‘Smart grid’ has been a buzzword in the renewable energy/electricity sphere for years now. A European pilot program – ‘Nice Grid‘ – seeks to make the renewables-friendly, distributed generation-centric microgrid dream into a reality.
Nice Grid is one of 6 demonstration projects under the GRID4EU program. The overarching goal of these projects is to demonstrate how electricity infrastructure can be reimagined and redesigned from a system based on centralised electricity generation plants – like coal, gas and nuclear power – to one based on distributed resources like rooftop solar and energy storage.
“The initiative will test the potential of smart grids in renewable energy integration, electric vehicle development, grid automation, energy storage, energy efficiency and load reduction,” says Think Grid about the initiative.
“The project brings together 6 DSOs [distribution system operators], covering over half of metered electricity customers in Europe, and 27 other partners, including utilities, energy suppliers, manufacturers, and research institutes.”
The Network Energy Manager is the brain behind Nice Grid’s smart grid.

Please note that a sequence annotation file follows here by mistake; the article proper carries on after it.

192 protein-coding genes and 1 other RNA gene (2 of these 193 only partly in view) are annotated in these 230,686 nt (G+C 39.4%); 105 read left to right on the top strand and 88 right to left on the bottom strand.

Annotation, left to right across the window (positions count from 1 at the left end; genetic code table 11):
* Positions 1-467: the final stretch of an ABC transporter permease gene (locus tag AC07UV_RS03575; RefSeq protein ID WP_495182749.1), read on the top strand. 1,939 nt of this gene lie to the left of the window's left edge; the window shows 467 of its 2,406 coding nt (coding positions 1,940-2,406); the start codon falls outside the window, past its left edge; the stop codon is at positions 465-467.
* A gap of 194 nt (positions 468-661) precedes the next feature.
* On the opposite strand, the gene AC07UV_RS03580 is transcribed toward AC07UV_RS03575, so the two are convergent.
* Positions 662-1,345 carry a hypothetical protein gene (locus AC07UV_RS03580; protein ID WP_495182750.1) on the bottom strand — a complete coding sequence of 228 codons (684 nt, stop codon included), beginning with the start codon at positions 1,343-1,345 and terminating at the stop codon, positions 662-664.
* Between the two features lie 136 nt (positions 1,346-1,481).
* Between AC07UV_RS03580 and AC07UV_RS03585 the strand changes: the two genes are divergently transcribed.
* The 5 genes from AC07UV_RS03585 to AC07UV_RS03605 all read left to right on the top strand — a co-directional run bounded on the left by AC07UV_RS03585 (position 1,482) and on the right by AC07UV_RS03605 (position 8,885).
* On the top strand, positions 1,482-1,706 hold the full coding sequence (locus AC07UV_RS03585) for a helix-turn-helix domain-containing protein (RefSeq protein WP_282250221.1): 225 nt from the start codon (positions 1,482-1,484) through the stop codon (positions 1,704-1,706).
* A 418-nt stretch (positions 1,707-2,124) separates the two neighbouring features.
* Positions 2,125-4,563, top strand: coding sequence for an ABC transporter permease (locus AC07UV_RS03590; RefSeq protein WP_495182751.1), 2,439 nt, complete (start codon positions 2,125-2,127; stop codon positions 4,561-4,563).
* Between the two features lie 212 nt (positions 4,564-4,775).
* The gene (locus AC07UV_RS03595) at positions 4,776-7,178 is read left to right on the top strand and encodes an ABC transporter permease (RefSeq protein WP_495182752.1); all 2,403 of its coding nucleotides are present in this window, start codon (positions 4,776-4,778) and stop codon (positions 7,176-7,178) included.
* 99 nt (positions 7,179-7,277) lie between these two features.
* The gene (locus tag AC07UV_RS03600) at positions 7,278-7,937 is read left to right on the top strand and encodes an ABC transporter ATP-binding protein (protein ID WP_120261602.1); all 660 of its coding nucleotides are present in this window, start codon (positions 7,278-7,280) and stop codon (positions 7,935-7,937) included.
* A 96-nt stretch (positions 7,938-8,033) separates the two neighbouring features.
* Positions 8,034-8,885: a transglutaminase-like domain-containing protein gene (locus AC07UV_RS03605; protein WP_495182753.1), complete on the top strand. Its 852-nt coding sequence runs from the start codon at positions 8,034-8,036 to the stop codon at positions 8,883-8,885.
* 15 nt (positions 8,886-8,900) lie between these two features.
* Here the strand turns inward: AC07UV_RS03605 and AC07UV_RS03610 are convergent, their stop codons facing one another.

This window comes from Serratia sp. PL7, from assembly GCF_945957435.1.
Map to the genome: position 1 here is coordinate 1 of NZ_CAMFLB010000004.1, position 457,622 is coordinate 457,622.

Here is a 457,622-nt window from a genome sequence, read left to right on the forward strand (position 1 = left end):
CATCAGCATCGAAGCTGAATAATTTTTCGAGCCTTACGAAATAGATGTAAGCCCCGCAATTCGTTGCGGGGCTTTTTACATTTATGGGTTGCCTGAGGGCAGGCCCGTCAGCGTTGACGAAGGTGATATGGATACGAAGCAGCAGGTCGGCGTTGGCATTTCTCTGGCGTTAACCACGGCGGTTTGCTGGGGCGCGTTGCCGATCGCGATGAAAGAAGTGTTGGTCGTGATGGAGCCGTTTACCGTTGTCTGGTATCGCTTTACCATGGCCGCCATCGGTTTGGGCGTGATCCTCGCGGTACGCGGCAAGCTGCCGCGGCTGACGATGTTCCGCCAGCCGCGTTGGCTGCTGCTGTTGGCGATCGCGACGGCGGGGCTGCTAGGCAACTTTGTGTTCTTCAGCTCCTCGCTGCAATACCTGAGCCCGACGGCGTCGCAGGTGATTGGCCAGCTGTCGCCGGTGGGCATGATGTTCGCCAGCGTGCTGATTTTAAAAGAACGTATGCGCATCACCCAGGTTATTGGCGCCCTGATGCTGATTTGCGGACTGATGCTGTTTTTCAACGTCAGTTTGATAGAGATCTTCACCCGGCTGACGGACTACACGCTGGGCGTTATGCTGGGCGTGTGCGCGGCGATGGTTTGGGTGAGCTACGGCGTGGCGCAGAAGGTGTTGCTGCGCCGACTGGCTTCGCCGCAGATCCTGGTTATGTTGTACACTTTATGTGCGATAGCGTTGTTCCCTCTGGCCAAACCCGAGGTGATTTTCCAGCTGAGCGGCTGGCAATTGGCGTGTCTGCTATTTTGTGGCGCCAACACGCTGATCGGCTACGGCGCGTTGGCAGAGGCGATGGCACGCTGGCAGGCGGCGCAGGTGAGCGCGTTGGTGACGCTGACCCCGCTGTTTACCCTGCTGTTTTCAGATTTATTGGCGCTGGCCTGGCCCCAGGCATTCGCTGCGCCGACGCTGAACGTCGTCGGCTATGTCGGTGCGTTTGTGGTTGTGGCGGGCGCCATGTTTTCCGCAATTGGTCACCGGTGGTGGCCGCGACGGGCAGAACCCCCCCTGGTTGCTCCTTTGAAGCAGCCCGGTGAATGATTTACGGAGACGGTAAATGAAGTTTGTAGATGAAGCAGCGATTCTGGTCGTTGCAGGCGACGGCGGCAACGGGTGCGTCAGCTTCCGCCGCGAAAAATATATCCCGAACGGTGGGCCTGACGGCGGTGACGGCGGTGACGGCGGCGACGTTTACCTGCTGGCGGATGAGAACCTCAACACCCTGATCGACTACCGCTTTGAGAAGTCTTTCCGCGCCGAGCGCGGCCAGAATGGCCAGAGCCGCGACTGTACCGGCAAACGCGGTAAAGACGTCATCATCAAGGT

One of the key features of the demonstration smart grids in the GRID4EU program – including Nice Grid – is its focus on the role of ‘prosumers’ (electricity producer-consumers) such as solar-plus-storage system owners as active network players who sell and trade their electricity. This allows third-party organisations to aggregate distributed generation with the aim of meeting demand on the network.
How the Network Energy Manager manages distributed generation to meet demand.
The Nice Grid approach is a sharp contrast to the way that distributed resources are currently dealt with in Australia – where solar system owners are not currently rewarded in a real way for exporting their power to the grid (some might even venture that they are almost punished for doing so).
Change is on the horizon, however, with a small, ARENA-backed pilot program in which six energy storage-equipped ACT homes are selling wholesale power into the grid is already underway. This arrangement is similar in its essence to the one being trailed under the Nice Grid program – albeit significantly less comprehensive. With this option available to solar-plus-storage households, it may only be a matter of time before Australian homes become electricity market players as a matter of course.
© 2015 Solar Choice Pty Ltd